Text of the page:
IT WAS LIKE a bomb had gone off. That's the only way I can describe it.
The Puerto Rico where I grew up was an island of beauty. Clear, blue water; golden sand; always green. But when our flight touched down in San Juan on Sept. 26, I hardly recognized my home. The sand was gone. The trees flattened. The water an ugly brownish-green.
As Puerto Ricans, we grow up with hurricanes. Our houses are made of concrete, even the roofs. When a storm comes, we stock up on food and water, then board up the windows and hunker down. I still remember when Hurricane Georges hit in 1998, when I was in ninth grade. I was with my parents and my two brothers at our house in Mayagüez, 2½ hours west of San Juan. It was crazy. It felt as if the windows were going to fly off our house. We lost power and water for three or four weeks. In times like that, you become best friends with your neighbors. Everyone pitches in, cleaning up and trying to get water, food and ice. But last week was different. Even before Hurricane Maria hit, I knew it would be disastrous. In Puerto Rico a little rainstorm could mean you lose electricity for 24 hours.
I was in Dallas for the start of training camp with the Mavericks when the Category 4 storm made landfall on Sept. 20. It was tough to be that far away, and I couldn't reach anybody for days. Not my parents, not my friends.
I needed to do something. Mavs owner Mark Cuban had texted me after the storm, asking about my family. Mark and I have a great relationship. So I sent him a text: "Crazy idea here any way we can get a plane to take a lot of stuff to PR?"
He responded right away: "I'll check on the Mavs plane."
Thirty minutes later my phone beeped again. I couldn't believe it: Mark had already contacted his aviation team. He said they could make a run as early as Monday. It's hard for me to express how grateful I was.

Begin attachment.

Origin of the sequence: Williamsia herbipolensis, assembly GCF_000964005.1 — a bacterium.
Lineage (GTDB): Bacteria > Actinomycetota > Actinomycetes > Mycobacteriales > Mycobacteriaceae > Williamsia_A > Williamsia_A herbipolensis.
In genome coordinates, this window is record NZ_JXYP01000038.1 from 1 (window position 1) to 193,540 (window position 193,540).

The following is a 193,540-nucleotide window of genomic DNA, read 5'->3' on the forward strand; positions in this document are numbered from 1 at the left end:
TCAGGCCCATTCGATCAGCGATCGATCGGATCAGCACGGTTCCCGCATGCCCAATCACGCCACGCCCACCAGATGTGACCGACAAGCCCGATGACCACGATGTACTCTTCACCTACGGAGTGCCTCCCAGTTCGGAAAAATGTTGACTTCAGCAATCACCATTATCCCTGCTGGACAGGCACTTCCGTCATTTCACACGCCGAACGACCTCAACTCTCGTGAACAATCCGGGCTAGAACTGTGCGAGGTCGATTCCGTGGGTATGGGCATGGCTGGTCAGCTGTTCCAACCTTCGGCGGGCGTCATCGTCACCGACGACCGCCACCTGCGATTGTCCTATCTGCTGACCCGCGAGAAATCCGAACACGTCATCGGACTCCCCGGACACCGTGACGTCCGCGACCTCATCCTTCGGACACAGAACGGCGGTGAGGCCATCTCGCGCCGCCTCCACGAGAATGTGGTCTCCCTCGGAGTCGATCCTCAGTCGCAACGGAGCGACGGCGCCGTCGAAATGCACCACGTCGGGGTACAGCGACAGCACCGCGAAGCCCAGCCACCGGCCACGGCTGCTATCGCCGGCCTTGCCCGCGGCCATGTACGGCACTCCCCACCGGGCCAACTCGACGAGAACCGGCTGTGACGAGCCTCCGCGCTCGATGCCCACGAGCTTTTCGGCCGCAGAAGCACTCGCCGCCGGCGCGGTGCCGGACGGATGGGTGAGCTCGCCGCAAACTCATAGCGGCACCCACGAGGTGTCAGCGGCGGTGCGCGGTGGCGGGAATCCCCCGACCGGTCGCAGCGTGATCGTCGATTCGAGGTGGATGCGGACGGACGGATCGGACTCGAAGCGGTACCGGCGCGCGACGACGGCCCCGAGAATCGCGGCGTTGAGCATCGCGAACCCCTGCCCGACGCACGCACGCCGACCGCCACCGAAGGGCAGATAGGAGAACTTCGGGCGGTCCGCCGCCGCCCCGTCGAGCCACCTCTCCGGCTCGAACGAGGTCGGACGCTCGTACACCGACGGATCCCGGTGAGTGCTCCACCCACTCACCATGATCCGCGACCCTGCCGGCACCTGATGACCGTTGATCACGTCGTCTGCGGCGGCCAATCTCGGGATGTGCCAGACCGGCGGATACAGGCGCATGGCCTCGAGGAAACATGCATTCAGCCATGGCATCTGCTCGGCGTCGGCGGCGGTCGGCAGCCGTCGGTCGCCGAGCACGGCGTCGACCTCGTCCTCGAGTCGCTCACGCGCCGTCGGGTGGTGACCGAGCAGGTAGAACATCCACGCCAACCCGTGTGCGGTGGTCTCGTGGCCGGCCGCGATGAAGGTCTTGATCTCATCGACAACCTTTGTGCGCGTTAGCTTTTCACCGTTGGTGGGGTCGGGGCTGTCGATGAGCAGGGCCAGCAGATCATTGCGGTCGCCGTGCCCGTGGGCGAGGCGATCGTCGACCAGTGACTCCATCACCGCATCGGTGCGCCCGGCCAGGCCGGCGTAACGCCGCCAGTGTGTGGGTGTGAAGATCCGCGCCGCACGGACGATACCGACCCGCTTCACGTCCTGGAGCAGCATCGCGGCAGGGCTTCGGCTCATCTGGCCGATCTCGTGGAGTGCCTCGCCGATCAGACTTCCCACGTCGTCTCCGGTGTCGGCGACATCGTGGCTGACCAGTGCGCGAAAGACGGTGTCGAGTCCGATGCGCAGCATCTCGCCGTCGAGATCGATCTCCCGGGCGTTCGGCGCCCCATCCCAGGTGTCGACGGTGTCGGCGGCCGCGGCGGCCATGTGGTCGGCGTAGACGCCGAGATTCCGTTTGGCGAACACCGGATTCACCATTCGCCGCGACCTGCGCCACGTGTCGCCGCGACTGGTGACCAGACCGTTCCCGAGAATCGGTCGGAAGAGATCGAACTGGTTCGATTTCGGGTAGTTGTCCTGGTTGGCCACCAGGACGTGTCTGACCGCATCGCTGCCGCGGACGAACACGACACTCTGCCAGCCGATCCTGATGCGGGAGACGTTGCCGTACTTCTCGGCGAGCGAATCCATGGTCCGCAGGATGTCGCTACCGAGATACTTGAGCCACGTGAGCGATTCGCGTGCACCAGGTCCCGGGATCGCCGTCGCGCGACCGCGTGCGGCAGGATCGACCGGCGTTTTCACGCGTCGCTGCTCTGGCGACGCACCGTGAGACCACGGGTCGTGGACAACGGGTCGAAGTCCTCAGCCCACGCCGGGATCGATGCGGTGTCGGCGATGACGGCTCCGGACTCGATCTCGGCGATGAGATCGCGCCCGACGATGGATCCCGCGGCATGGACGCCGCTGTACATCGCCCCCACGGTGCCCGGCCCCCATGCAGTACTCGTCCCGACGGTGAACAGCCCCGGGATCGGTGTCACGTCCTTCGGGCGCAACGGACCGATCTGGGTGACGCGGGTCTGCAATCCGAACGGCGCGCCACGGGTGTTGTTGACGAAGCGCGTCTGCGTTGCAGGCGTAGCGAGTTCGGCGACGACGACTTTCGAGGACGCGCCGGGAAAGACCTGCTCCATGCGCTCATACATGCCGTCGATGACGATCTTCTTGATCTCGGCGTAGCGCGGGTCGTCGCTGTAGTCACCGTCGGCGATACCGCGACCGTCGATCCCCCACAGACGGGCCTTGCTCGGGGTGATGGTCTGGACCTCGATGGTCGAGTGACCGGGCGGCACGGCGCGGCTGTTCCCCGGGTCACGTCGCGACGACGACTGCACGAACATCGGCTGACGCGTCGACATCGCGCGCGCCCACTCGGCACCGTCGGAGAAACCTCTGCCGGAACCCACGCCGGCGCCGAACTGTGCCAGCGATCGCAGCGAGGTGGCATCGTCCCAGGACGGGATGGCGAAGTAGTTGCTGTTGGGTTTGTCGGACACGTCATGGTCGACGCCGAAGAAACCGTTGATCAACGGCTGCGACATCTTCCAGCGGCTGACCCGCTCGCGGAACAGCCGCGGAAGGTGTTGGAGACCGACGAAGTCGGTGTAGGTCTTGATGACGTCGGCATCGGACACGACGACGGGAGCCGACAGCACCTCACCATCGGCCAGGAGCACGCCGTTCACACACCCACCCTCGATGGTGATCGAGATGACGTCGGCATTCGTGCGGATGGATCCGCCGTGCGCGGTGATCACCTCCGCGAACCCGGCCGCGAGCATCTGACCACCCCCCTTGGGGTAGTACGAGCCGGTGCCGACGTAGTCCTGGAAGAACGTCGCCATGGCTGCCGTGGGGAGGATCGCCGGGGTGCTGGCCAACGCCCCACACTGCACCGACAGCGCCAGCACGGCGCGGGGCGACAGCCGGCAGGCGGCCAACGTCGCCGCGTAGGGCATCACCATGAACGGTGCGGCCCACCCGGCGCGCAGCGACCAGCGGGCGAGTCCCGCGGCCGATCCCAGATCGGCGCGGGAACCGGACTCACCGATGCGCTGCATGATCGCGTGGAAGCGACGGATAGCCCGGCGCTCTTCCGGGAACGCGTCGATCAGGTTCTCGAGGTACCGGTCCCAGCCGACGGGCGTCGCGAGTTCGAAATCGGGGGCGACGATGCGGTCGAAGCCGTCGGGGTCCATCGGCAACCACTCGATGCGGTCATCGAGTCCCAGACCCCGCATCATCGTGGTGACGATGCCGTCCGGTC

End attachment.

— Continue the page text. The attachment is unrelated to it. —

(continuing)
My wife, Viviana Ortiz, and I set to work right away. We knew that food, water and basic supplies were the most important things, as well as electrical generators. We have an amazing community of Puerto Ricans and Latinos in Dallas, and they were already gathering donations. We collected enough supplies to fill six or seven 18-wheelers.
On Sunday, four days after the storm, I finally heard from my parents, who called from a neighbor's house. They were a little shaken but O.K. On Tuesday, at 5:30 a.m, we took off, carrying 32 generators, 14,000 pounds of water, 10,000 pounds of food and 3,000 pounds of medical supplies. We also brought diapers, pet food, clothing, cleaning supplies and one of life's necessities: toilet paper. With me were my wife and 10 of my best friends from Dallas, almost all Puerto Ricans. That way we'd have the manpower to unload the plane ourselves if we needed to.
We arrived, and I'd never seen the country like this. San Juan was chaos. We did our best to spread out the supplies. While I saw signs of U.S. assistance—the Army, a flight full of N.Y.C. fire-department personnel—let me tell you: It isn't enough. People won't go back to work for six months, maybe a year. Half the people don't have clean water. Plenty don't have homes. Sick people can't get medical assistance. Crime is rising. One of my friends said every day is like a bad movie.
So here's what I'd like to say to anyone reading this story: Every little bit helps. Any contacts you have. Any packages you can get to Puerto Rico right now. By mail. By water or boat. It doesn't matter. Donate money to one of the nonprofits working to provide aid. It's all appreciated.
Last Friday the plane went back. Same flight plan, another load. I couldn't go this time—I can't leave the team. But my wife and my friends went, because we can't just stand by. We need to lift each other up.
"I'd never seen the country like this. While I saw signs of U.S. assistance, let me tell you: It isn't enough."
WHAT CAN YOU DO TO HELP RELIEF EFFORTS IN PUERTO RICO?
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